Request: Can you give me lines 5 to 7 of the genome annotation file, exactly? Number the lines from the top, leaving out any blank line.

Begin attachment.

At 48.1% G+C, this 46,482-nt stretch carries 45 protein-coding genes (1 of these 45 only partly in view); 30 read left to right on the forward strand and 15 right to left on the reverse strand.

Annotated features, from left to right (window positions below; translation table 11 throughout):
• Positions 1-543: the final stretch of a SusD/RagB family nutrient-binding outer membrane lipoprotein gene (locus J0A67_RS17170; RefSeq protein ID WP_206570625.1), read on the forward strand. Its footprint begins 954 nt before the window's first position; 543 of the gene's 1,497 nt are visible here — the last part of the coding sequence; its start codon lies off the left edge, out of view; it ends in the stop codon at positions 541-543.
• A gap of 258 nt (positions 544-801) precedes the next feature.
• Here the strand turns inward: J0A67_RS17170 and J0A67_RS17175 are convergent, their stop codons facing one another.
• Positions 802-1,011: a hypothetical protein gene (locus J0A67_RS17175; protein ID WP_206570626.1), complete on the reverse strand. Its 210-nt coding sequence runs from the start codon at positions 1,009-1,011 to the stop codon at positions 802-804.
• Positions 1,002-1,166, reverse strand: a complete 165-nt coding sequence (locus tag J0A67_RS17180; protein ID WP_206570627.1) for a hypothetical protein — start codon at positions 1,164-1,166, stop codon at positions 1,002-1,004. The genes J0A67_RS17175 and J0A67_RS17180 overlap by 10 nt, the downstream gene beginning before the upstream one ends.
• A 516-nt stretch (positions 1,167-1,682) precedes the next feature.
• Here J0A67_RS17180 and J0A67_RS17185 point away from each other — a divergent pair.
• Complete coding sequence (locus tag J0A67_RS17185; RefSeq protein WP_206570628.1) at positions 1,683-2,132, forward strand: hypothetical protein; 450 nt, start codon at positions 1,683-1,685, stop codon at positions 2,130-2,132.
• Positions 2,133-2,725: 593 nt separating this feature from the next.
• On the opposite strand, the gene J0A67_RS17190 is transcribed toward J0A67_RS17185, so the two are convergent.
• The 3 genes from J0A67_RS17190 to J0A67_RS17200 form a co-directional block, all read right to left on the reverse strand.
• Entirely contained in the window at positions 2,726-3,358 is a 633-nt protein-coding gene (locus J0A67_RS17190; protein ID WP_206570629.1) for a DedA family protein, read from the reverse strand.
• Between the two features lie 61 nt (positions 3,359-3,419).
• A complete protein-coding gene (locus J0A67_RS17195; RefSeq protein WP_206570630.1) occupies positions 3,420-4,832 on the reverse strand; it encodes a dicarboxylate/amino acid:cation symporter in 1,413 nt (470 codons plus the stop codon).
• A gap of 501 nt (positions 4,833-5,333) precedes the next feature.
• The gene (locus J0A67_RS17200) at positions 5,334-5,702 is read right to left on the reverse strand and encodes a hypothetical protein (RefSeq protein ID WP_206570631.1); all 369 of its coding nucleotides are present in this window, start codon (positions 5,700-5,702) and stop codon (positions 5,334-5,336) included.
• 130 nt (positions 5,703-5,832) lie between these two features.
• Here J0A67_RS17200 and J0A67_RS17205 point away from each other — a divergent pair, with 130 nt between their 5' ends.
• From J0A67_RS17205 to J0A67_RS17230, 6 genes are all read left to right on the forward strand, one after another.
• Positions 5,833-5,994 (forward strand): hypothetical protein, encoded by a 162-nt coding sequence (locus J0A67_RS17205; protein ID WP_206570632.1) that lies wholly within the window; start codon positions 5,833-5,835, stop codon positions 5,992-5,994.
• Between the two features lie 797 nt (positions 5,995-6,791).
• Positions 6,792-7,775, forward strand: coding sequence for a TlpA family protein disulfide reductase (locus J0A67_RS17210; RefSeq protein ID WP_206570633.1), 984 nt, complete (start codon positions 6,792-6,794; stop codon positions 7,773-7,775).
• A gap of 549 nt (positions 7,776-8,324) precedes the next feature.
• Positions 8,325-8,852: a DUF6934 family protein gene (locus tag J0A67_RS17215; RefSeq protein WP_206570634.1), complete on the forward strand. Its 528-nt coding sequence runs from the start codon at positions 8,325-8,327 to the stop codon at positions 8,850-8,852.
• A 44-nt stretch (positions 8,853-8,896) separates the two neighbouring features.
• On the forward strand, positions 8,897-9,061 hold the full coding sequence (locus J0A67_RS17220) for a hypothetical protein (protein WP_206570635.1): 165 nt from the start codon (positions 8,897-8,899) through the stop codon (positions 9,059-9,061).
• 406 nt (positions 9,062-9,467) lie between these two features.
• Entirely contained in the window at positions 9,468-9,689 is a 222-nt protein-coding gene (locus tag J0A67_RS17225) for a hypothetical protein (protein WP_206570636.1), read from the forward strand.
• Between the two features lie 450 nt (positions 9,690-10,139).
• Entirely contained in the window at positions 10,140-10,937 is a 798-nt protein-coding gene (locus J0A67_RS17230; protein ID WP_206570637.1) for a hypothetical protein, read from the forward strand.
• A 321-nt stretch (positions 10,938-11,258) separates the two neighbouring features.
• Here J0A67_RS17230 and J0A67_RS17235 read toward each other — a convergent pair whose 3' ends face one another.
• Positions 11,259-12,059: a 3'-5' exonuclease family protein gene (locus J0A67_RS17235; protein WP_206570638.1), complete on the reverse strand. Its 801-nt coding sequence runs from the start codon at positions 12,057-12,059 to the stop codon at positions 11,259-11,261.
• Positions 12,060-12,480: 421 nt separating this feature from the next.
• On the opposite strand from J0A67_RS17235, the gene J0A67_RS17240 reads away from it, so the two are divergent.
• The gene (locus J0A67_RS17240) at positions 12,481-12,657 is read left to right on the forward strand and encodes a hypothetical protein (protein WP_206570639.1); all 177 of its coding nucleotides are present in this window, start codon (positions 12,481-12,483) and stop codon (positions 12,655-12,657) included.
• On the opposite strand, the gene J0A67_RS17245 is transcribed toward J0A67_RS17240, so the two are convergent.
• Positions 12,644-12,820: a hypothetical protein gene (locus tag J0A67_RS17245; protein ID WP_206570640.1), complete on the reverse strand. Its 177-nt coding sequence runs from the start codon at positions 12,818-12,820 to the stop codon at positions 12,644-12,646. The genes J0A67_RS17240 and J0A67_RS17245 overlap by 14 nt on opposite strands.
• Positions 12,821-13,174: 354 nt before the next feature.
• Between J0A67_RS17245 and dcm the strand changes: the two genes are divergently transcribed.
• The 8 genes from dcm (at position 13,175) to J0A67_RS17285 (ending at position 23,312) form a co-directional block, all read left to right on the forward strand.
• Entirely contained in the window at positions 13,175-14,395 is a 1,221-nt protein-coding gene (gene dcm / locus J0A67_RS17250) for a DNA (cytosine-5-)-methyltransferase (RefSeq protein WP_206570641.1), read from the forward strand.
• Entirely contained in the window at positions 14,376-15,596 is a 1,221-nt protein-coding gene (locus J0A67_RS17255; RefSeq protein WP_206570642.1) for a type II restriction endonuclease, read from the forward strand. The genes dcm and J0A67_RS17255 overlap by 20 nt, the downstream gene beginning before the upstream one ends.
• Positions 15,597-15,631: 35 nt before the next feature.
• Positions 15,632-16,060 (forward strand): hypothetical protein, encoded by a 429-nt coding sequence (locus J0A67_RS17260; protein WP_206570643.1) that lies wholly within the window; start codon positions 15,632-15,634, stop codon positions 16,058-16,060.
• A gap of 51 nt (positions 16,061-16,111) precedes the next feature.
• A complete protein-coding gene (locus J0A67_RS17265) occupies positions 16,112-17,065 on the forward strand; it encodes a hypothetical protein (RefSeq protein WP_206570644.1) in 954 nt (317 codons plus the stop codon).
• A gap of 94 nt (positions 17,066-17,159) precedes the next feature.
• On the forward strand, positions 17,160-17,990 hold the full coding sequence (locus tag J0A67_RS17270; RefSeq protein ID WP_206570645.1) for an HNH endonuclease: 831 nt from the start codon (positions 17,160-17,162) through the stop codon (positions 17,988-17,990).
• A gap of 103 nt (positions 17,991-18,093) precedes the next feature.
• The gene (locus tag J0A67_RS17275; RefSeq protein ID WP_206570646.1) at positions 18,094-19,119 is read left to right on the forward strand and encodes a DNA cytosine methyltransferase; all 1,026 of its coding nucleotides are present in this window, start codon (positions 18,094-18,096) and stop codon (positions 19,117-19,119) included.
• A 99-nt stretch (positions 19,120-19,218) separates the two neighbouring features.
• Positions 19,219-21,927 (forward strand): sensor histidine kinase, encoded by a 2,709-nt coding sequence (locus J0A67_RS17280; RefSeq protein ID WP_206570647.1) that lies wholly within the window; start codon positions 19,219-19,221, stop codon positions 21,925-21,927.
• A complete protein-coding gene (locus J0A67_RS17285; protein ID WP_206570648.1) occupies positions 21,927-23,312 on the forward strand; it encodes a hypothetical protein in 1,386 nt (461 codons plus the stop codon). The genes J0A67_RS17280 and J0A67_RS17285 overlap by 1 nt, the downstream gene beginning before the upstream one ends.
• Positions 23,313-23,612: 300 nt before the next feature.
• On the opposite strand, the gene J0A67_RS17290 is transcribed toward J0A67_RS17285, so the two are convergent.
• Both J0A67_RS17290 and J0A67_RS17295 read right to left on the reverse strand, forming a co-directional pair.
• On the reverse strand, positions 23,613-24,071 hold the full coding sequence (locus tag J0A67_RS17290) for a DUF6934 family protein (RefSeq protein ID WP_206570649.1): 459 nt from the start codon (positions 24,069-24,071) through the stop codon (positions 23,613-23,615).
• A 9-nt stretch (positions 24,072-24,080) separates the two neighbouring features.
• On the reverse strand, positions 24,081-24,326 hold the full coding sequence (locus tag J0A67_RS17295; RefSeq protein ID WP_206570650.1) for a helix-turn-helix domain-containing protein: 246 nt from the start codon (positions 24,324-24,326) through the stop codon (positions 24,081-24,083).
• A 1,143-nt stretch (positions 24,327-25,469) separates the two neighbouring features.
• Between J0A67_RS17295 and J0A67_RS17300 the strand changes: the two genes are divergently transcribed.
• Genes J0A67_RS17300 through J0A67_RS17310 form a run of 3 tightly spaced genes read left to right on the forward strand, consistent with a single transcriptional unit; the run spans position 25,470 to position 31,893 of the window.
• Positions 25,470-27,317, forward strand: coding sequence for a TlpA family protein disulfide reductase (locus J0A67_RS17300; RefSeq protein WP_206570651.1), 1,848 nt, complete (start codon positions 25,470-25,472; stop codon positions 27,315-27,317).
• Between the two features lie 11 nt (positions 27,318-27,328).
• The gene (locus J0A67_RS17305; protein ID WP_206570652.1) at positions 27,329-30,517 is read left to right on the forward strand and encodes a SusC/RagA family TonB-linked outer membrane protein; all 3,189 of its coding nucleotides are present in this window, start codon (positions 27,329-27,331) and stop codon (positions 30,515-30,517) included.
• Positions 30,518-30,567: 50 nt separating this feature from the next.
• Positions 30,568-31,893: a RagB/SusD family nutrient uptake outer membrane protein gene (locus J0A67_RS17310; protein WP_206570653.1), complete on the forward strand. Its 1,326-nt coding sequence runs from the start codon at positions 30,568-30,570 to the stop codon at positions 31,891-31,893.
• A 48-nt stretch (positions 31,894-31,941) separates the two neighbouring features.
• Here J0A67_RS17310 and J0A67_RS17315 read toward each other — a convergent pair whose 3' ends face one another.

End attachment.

• Here the strand turns inward: J0A67_RS17170 and J0A67_RS17175 are convergent, their stop codons facing one another.
• Positions 802-1,011: a hypothetical protein gene (locus J0A67_RS17175; protein ID WP_206570626.1), complete on the reverse strand. Its 210-nt coding sequence runs from the start codon at positions 1,009-1,011 to the stop codon at positions 802-804.
• Positions 1,002-1,166, reverse strand: a complete 165-nt coding sequence (locus tag J0A67_RS17180; protein ID WP_206570627.1) for a hypothetical protein — start codon at positions 1,164-1,166, stop codon at positions 1,002-1,004. The genes J0A67_RS17175 and J0A67_RS17180 overlap by 10 nt, the downstream gene beginning before the upstream one ends.